Indigenous Housing Program
Habitat Canada's Indigenous Housing Program partners with Indigenous families and communities to create a safe and decent place to live through affordable homeownership. We also provide skills and training opportunities to Indigenous youth and women to equip them with trade skills they use to maintain and/or create new homes in their communities. With the help of 24 local Habitats across Canada, we’ve built alongside over 150 Indigenous families between 2007 and 2015, including 35 homes on First Nations and Métis settlements and reserves.
By 2020, our goal is to partner with more than 250 Indigenous families under the Indigenous Housing Program and annually provide 200 Indigenous youth and women with skills training opportunities.
Giving Indigenous families a ‘hand up’ through affordable home ownership
Indigenous peoples have a deep spiritual, physical, social and cultural connection to their land, and building homes within Indigenous communities must be undertaken with the support of the community.
To better address the specific challenges facing Indigenous families, Habitat Canada launched its Indigenous Housing Program in 2007 in partnership with Indigenous communities and with the support of Canada Mortgage and Housing Corporation (CMHC). In 2011, Habitat and the Assembly of First Nations (AFN) signed an agreement with the ultimate goal of increasing First Nations’ involvement in Habitat projects.
Habitat Canada’s Indigenous Housing Program seeks to expand affordable housing options for low-income families both on and off reserve, while also providing skills and training to Indigenous youth and women to equip them with trade skills they can use to maintain or create new homes within their communities.
Housing issues for Indigenous families
Overcrowding, dilapidated housing and general lack of affordability are some of the issues many Canadian Indigenous families face, especially those living on reserves and settlements. By all standards, on reserve shelter options fall short of any measure of adequate and safe housing.
In 2011, half of Indigenous on-reserve households lived in unacceptable housing, and one third lived below one or both of the adequacy and suitability standards and had incomes that were insufficient to meet the costs of acceptable housing. (CMHC, Canadian Housing Observer, 2014). Despite investments by the federal government, housing conditions for Indigenous families are not improving and the problem continues to worsen.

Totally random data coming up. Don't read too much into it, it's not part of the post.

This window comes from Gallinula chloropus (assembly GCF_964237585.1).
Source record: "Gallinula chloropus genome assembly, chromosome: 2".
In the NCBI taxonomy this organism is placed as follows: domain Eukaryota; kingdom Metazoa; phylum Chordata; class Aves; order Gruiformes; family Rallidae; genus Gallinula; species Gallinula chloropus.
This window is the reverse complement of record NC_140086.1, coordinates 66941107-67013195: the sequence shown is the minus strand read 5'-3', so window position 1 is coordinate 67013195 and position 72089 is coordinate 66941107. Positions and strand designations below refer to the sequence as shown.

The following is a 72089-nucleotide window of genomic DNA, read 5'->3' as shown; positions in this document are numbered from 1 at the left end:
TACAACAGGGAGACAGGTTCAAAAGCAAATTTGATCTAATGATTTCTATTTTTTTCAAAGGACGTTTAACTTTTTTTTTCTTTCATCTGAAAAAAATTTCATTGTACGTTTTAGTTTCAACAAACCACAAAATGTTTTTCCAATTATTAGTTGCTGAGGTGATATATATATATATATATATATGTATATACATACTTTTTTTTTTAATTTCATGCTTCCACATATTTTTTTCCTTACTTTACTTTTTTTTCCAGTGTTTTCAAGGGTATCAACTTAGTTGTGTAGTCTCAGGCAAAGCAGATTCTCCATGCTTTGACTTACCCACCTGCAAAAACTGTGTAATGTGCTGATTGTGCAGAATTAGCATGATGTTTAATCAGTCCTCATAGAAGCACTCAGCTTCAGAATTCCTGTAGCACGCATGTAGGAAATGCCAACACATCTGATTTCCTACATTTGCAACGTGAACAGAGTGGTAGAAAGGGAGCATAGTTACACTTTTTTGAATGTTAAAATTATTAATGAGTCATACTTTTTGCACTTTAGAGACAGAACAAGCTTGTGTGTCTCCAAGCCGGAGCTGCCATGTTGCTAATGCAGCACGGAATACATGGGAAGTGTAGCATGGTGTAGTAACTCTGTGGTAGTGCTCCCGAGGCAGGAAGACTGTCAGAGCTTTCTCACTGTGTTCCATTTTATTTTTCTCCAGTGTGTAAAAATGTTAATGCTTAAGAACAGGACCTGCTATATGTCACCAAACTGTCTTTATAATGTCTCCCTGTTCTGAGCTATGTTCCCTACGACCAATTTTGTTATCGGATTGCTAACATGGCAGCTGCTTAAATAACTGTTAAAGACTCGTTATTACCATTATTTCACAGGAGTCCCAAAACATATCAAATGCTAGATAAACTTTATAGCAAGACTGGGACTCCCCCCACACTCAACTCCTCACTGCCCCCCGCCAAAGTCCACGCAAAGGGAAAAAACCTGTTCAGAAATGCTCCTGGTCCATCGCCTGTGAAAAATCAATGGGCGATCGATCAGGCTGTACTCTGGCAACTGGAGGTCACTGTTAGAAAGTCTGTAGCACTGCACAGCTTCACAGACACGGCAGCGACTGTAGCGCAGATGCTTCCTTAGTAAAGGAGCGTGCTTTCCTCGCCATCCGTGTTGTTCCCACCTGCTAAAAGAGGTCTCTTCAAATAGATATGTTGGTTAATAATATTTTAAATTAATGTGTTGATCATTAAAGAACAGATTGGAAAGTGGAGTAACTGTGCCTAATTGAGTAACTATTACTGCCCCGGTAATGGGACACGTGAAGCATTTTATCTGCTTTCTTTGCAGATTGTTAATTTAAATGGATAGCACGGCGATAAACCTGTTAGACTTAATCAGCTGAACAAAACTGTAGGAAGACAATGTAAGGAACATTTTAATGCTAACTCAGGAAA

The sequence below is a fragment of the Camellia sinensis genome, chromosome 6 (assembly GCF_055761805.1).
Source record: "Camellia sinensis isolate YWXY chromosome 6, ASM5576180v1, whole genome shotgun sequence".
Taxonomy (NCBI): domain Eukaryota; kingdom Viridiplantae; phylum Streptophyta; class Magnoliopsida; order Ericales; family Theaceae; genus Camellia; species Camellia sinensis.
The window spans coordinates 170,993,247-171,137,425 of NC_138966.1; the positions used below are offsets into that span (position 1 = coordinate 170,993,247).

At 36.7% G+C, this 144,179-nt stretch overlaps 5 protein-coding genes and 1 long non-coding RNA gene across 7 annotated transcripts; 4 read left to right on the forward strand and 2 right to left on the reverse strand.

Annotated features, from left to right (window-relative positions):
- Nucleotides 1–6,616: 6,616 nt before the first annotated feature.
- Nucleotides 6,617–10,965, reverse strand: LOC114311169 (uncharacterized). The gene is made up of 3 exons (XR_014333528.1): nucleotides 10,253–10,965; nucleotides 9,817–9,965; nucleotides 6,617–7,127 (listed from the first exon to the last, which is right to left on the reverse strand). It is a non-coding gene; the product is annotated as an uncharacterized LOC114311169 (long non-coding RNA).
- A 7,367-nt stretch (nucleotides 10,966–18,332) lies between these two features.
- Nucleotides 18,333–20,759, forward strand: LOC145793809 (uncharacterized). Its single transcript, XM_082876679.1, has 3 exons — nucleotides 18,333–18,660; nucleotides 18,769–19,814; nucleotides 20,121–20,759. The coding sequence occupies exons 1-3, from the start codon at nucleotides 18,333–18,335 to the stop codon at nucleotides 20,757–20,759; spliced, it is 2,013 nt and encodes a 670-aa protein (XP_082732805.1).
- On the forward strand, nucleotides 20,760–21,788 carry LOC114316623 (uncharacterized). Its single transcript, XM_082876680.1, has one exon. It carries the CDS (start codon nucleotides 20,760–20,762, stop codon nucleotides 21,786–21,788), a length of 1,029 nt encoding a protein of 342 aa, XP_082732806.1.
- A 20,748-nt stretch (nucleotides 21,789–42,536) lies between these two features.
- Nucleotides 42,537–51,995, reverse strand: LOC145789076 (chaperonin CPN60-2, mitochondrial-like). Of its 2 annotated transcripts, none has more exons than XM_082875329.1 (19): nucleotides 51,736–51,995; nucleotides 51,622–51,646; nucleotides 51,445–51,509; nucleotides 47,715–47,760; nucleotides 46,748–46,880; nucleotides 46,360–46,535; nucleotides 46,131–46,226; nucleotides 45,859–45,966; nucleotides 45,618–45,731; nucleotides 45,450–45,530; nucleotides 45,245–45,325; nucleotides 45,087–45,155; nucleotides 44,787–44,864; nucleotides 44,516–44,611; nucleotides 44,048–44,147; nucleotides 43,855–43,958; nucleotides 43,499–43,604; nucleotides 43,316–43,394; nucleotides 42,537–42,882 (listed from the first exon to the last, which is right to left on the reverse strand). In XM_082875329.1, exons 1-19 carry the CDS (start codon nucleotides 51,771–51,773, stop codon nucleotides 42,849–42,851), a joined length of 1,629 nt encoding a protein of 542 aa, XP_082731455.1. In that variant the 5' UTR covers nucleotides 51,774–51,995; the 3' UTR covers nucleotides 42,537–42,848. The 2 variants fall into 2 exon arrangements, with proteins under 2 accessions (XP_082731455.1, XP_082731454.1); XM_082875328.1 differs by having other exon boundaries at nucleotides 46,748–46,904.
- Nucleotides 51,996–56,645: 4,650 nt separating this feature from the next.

Helping even more Indigenous families
As the program has grown, the impact that the Habitat affordable homeownership model can have on families is increasingly evident. We’re more determined than ever to build partnerships and homes for Indigenous families in need.
The key to our success is partnership and collaboration.
If your community or organization would like to partner with Habitat’s Indigenous Housing Program, please contact Jayshree Thakar, National Manager, Indigenous Housing Program at firstname.lastname@example.org.
Spotlight on Indigenous Housing Program projects
In urban centres:
Habitat and MCHC homes
In 2011, the Métis Capital Housing Corporation (MCHC) determined they would have to sell a number of their rental houses in need of repair in order to generate funds to repair or rebuild others. Habitat for Humanity Edmonton proposed that MCHC partner with Habitat and allow them to renovate the houses and sell them back to low-income Indigenous families through no-interest and geared-to-income mortgages. Rather than decreasing the housing stock available to Indigenous families, this solution offered 10 families with long-term benefits and pride that comes with homeownership. In 2014, a second partnership was successfully undertaken between Habitat Edmonton and MCHC which resulted in homes for three new Métis Habitat homeowners.
In Indigenous communities:
Kikinaw Elders Lodge ‘Our Home’ – In 2016, the Flying Dust First Nation and Habitat for Humanity Lloydminster celebrated the completion of the Kikinaw Elders Lodge, Habitat Canada’s first on-reserve build. The 10-unit accommodation addresses the housing and wellness needs of the elders at Flying Dust, while also addressing the housing continuum problem. In addition to providing appropriate housing for the elders, their previous homes are being retrofitted for younger families and the project creates opportunities for First Nation youth to obtain training and skills in construction. Click here to read more about the project. This project is currently in progress.
Takhini River ‘First House’ – In 2012, Champagne and Aishihik First Nations, near Whitehorse, partnered with Habitat for Humanity Yukon to make affordable homeownership available to more families on their settlement land. A milestone project, this was Habitat’s first build on a First Nations settlement in Canada, making homeownership possible for three low-income First Nations families through a triplex project. This project is completed.
Thank you to Habitat Canada's Indigenous Housing Program's founding partner: